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SUMMARY OF THE THIRD YEAR OF THE WAR.
come from Virginia to take a hand in the fight, and, under Grant, Sherman, Thomas, and Hooker, drove the enemy from the mountains in three battles (November 23–25), - one “the battle above the clouds.”l The Confederates now retreated to Dalton, Georgia.
In February, 1864, General Sherman made a raid? across Mississippi, and effectually destroyed the railroads centering at Meridian, by ripping up the rails, burning bridges, machine-shops, and locomotives. So little was left of the place that one of the inhabitants said, “Sherman didn't simply smash things, but he just carried the town off with him.” This rendered the Confederates in that quarter helpless to attack him at Chattanooga. Shortly after this (March 3, 1864), Grant was made general-in-chief of the Union armies. At last the right man has been found, and there will be no more changes. He will advance on Richmond, and Sherman will soon begin his famous march from Chattanooga to Atlanta, and from Atlanta to the sea.
344. Summary of the Third Year of the War, April, 1863, to April, 1864. — At the East the Confederates had gained the battle of Chancellorsville, but lost “Stonewall” Jackson. Lee's second invasion of the North had ended in his defeat at Gettysburg; at the same time Grant and Sherman were taking Vicksburg. Port Hudson surrendered a few days later, and the Mississippi was open through its entire length. In the Southwest, the Union forces, after severe battles at Chickamauga, Missionary Ridge, and Lookout Mountain, were successful. Grant was now made general-inchief of the Union forces; he went East to manage the war there, and left Sherman in charge of the West.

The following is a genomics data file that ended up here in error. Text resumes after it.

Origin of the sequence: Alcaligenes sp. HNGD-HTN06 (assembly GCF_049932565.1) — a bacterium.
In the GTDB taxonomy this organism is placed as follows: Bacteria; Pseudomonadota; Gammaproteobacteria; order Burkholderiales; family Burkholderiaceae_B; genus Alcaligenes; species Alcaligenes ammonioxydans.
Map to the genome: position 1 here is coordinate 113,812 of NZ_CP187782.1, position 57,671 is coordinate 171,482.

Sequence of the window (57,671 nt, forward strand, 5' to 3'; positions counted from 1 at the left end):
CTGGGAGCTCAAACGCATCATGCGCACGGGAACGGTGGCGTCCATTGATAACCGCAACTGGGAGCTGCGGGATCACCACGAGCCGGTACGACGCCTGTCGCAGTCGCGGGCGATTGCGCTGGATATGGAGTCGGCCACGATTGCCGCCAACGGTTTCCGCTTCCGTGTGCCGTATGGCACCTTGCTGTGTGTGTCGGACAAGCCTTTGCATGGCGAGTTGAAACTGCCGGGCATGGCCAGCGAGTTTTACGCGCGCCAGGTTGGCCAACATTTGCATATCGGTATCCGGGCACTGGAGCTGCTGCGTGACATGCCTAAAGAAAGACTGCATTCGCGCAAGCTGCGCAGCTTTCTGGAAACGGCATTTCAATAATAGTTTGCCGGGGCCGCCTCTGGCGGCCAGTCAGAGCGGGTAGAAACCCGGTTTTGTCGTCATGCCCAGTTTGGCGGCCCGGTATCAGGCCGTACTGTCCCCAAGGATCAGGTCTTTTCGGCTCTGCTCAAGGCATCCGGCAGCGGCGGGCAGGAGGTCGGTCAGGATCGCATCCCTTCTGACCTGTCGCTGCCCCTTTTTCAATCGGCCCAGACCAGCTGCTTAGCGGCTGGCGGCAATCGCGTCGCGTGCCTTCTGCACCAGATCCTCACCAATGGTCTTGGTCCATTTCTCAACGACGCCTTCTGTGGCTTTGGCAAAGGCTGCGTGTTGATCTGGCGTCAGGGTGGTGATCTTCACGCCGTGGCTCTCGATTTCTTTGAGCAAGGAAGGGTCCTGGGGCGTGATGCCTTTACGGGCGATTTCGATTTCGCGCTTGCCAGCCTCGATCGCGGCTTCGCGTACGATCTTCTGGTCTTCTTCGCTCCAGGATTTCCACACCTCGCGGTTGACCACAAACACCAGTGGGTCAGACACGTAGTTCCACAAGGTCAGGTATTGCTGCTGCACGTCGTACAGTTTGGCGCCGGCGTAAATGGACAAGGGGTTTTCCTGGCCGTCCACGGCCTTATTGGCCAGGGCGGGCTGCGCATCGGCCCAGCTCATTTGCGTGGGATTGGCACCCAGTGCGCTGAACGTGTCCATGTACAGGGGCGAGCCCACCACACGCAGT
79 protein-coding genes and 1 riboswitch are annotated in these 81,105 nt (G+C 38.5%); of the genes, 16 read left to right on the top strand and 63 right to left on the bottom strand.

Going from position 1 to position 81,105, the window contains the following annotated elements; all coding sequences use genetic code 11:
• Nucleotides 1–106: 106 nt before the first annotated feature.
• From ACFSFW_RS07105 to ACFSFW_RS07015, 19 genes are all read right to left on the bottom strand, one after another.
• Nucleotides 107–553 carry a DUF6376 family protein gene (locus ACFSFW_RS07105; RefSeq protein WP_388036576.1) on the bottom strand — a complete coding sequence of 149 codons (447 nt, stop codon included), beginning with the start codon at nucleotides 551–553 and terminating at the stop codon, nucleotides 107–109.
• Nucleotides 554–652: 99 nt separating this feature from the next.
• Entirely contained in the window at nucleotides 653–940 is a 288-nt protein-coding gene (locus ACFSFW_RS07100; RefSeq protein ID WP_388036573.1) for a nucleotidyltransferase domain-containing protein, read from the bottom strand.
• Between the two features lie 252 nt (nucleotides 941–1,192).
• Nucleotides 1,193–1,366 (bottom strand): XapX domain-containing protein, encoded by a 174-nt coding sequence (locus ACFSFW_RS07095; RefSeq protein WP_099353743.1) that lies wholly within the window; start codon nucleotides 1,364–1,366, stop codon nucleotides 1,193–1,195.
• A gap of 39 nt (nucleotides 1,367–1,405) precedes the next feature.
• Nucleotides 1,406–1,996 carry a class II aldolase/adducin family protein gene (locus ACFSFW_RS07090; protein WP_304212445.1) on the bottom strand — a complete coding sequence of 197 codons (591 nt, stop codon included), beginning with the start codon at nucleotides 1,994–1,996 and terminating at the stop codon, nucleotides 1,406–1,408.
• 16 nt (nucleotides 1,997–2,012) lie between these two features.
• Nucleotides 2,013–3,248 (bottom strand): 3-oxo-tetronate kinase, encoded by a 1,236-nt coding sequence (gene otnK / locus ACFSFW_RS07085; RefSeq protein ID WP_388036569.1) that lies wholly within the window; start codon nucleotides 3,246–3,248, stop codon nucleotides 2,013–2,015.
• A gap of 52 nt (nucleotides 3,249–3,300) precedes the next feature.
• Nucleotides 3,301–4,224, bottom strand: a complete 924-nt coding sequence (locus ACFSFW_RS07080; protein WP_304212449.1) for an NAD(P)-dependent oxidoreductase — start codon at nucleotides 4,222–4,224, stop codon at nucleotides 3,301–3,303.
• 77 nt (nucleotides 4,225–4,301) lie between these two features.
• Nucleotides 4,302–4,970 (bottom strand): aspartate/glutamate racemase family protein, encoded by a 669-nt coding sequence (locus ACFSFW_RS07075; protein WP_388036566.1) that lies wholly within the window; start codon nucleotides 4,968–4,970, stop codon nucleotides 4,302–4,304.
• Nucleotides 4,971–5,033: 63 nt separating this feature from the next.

FOURTH AND LAST YEAR OF THE WAR, APRIL, 1864, TO APRIL, 1865.
345. Grant and Sherman agree on a “Hammering Campaign." - Early in
Early in the spring of 1864, Grant and Sherman met
1 That of Lookout Mountain. Union forces, 80,000; Confederate, 55,000. Union loss, 6000; Confederate, 10,000. 2 From Vicksburg, destroying the roads on the way.
and decided on a plan of action. The Confederates had been driven from the Mississippi ; they now had two chief centres of power left. Lee, with an army of about sixty thousand, held the southern banks of the Rapidan and the Rappahannock, thus guarding Richmond, and all the country south of it. Johnston, with
A Ρ Ε Ν
Dalton, Georgia (a town a short distance below
nessee), and all the Fishes
country south and east of it. Grant and Sherman
agreed to divide Rappanannock R.
their work: the first, with one hundred and twenty thousand men, was to move
on Lee and compel him to surrender Richmond; the sec
ond, then at Chat
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army of one hun100
dred thousand, was to march the same day on Johnston, beat him, and then push his way through to the sea.
This was “ the famous hammering campaign.” Grant and Sherman agreed “to hammer” together, " to hammer" with all their might, and never to leave off “hammering," until they had given the finishing blow, and permanently established peace, union, and freedom for the whole country.
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